On Tuesday, an Illinois judge dubbed a 35-year-old woman a “monster mom” before sentencing her to 43 years in prison for the 2014 murder of her 11-year-old daughter, PEOPLE confirms.
Addressing the courtroom, 19th Circuit Court Judge James Booras questioned how anyone could treat their child the way Nicholette Lawrence did.
“Who would lock a child up in a closet furnished only with a sink and feed the child only a bowl of cereal a day?” Booras asked aloud, according to a court transcript obtained by PEOPLE.
As Booras spoke, he noted that such crimes are usually committed against children by “a stranger or an evil individual” — not their parent.
Lawrence pleaded guilty to murder in October. Had she been convicted, she could have received a life sentence.
Raashanai Coley, 11, died on Sept. 5, 2014 — just two days after Lawrence allegedly punched the 67-pound girl in the stomach. Medical examiners determined that the powerful blow resulted in an infection that ultimately killed the young girl.
An autopsy on Raashanai additionally revealed the girl had endured physical abuse long before her death. Court records show her body bore scars, indicating she had sustained — and then healed from — substantial injuries caused by the beatings.
“It’s why I refer to her as a ‘monster mom,’ ” the transcript quotes Booras as saying of Lawrence. “I saw photos of the autopsy. The state made reference she came from a prison camp. No. It looked like she came out of concentration prison camp. How can humans do this? Animals don’t do this to their own.”
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In sentencing Lawrence, Booras ruled she would be ineligible for early release, ensuring she will remain incarcerated until she’s at least 76.
A court spokesperson confirms Lawrence barely reacted upon learning her fate Tuesday, showing no emotion as her sentence was delivered.
PEOPLE was unable to reach her defense team for comment on whether she plans to appeal.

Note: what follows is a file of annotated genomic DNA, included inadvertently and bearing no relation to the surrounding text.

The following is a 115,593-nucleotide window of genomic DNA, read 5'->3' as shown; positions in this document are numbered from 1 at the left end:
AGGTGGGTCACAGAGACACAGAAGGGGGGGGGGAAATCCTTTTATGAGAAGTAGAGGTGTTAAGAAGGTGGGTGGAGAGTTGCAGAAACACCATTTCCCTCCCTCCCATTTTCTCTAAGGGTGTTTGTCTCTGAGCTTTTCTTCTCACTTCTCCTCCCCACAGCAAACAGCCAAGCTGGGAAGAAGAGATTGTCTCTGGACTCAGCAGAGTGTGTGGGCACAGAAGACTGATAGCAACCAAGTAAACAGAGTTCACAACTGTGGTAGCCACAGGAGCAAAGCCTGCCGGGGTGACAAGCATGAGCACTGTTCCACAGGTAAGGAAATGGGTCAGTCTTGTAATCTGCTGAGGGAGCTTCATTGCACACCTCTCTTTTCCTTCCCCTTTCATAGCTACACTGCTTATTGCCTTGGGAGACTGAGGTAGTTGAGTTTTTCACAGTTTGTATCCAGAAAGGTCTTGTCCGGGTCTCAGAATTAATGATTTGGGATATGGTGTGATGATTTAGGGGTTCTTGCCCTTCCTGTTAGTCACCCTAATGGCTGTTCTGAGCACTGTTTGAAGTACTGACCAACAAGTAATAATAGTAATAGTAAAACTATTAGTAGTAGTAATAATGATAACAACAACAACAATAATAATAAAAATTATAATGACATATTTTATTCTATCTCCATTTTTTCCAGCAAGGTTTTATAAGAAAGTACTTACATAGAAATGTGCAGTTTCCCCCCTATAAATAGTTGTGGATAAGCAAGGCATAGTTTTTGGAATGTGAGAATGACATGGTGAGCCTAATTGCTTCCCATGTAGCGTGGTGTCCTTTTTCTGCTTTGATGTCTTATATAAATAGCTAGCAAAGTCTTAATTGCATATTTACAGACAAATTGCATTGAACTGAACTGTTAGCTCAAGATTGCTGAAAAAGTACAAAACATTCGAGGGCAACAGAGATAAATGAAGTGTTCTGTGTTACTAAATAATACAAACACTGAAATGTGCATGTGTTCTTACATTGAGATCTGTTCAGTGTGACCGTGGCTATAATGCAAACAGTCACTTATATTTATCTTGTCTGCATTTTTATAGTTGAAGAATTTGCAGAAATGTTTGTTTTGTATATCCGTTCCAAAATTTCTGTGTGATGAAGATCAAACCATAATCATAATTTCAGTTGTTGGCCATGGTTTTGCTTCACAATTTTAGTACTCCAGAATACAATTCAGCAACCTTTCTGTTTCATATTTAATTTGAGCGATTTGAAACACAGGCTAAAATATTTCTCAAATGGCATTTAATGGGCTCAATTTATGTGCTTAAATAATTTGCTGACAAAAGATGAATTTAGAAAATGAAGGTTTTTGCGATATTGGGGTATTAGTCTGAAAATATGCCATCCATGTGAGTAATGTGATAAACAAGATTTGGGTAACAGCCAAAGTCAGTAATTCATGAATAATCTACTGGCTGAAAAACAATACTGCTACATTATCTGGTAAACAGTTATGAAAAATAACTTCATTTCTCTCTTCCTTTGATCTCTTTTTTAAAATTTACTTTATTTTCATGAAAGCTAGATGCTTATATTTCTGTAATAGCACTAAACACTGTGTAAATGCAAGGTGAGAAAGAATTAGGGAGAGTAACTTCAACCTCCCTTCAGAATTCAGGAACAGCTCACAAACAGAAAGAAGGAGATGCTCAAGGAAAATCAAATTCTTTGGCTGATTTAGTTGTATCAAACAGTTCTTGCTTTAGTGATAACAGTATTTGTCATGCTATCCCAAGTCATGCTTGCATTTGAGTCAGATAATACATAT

Booras told the court he suspects the girl’s death was planned and that Lawrence abused the child in front of Raashanai’s stepfather. Officials say the stepfather will not face any criminal charges connected to the girl’s murder.
During sentencing hearings last week, prosecutors showed video footage of Lawrence screaming at her daughter before loudly beating her. The person recording the footage can be heard snickering as the violence unfolds.
“The defendant and others … treated this child as an animal,” Booras told the court. “We saw the video of this child being beaten by her mother with a belt, and to someone’s amusement. Someone was videotaping it. People are strange.”
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During her sentencing hearing, Lawrence read from a prepared statement and apologized for the way she had treated her daughter.
“I just want to say to you and everyone that I am truly sorry for what has happened,” Lawrence said. “There is not a second of the day I am not tormented by pictures in my mind. I rarely sleep. But it’s not about me. I hope someday to help others so they don’t have to be filled with the sadness and grief of causing something so horrible to their own child.”
In interviews conducted in 2014, Raashanai’s half-brother — who was 6 when she died — told investigators his parents told him his sister was “bad.”
He said she lived in a small, locked closet in his parents’ bedroom. The room contained only a sink and a window that had been covered up, letting no light in.
The boy also said that Raashanai rarely received food, never eating with the rest of her family. He said that his mother beat her with her hands or a belt and that relatives would occasionally use a stick to discipline Raashanai.